Make sure you have a group of co-conspirators otherwise this heist will take a turn for the worse.
After casing Nintendo for a number of months, Payday 2 is finally ready to bust down the doors to the Switch to steal some cold hard cash. Joining a strong catalogue of multiplayer games on the Switch, Payday 2 looks to differentiate itself with a strong focus on teamwork and coordination. A perceived importance is put on stealth while pulling off heists, but it quickly devolves into fighting through endless waves of enemies. While that’s not necessarily a bad thing, a tedious solo experience, horrible AI, and no way to communicate with other players leave this port falling a bit flat.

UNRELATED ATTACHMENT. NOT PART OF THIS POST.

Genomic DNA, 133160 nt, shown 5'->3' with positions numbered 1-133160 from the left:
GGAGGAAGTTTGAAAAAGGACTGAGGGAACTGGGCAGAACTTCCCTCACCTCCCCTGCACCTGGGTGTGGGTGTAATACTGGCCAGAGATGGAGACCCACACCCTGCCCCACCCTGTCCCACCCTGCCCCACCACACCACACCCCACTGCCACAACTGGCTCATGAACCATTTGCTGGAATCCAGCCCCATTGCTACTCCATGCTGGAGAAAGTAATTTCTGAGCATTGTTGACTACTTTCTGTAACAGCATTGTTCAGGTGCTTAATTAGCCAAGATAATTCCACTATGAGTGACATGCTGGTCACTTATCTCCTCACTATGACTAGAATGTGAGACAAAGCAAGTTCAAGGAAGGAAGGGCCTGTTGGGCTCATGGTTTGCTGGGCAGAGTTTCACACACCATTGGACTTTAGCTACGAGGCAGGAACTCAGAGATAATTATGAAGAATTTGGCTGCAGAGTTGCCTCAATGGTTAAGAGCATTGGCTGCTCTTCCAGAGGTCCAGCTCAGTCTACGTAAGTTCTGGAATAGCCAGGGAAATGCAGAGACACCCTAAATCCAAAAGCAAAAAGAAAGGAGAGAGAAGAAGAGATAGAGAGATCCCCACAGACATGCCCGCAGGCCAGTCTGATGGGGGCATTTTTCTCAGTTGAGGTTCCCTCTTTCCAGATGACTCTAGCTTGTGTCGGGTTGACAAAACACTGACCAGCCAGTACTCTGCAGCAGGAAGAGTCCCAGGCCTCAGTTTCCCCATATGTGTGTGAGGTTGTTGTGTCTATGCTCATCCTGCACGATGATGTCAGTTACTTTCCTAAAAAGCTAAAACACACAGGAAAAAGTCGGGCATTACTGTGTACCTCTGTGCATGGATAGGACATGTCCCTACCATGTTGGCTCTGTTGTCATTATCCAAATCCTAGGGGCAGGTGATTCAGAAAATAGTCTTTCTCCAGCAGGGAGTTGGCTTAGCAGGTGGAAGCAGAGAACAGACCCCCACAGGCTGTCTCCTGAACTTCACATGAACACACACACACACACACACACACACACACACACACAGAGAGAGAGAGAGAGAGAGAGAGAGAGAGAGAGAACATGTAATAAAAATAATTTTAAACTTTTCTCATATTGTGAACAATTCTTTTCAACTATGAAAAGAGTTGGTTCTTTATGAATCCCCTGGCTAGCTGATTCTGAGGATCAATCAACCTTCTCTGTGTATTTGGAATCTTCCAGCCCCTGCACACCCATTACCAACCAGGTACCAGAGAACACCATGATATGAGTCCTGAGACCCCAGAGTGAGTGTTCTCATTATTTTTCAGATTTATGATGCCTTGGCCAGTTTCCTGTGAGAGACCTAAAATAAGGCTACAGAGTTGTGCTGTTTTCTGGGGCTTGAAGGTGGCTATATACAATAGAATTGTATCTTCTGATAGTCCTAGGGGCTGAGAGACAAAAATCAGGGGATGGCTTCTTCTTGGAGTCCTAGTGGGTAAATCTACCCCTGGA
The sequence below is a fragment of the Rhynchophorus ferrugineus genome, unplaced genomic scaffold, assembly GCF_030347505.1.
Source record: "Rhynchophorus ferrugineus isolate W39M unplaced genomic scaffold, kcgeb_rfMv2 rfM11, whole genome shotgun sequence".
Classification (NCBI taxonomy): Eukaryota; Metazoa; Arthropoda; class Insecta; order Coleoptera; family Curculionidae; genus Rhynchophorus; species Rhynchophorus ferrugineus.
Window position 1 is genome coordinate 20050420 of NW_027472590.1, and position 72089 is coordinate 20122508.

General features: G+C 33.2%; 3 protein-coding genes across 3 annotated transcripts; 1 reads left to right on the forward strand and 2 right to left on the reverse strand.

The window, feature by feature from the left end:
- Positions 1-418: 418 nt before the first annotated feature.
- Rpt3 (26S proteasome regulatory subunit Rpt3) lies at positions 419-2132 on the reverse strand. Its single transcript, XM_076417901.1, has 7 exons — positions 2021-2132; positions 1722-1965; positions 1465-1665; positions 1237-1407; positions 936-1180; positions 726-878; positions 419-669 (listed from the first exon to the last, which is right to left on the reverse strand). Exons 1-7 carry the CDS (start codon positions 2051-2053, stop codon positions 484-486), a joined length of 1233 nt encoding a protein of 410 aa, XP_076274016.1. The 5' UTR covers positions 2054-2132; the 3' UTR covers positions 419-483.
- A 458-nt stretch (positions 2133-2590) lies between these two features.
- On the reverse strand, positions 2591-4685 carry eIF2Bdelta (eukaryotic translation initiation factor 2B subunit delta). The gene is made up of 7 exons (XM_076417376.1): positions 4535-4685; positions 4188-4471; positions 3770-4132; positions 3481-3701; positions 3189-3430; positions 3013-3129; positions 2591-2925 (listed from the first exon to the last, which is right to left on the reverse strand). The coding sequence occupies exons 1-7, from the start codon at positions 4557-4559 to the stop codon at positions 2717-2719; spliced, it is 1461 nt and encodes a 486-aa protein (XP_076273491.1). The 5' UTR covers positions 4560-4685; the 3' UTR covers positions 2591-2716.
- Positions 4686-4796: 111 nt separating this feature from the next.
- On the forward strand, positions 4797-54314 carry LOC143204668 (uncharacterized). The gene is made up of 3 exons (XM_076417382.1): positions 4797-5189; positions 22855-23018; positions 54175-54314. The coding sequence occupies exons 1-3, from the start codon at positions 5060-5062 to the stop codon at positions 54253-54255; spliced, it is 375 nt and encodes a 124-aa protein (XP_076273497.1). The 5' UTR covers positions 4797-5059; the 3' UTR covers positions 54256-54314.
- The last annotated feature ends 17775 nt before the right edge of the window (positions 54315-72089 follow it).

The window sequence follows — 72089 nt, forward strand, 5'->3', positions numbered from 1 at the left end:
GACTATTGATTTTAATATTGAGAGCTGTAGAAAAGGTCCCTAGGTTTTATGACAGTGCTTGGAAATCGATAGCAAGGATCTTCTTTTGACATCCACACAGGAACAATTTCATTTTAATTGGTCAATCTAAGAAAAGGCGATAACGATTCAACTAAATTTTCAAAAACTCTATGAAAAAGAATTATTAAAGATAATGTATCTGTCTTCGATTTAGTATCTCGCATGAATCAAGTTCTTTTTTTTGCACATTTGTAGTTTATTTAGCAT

A few tutorial heists right off the bat do a wonderful job of teaching players the skills they’ll need to succeed. These give a complete run down of the controls, which aren’t exactly simple, but do an elegant job of making them easy to understand. Button prompts will spring up during heists at certain events, like when trying to open doors, tie up hostages, or setting up drills to crack safes. After just a short period of time, everything felt natural and I no longer had to worry about the controls. The tutorials also lay down the foundation on how the heists themselves work, which do vary substantially from mission to mission. Before starting a heist, a brief rundown of the objective and a possible way to approach it are given before letting you case the area. This allows players to scope out the vicinity in order to discover other possible ways to enter and possible hazards blocking your objective. This opportunity to map out your surroundings is useful, though once the chaos begins it sometimes becomes difficult to determine your next course of action which can lead to wandering around aimlessly.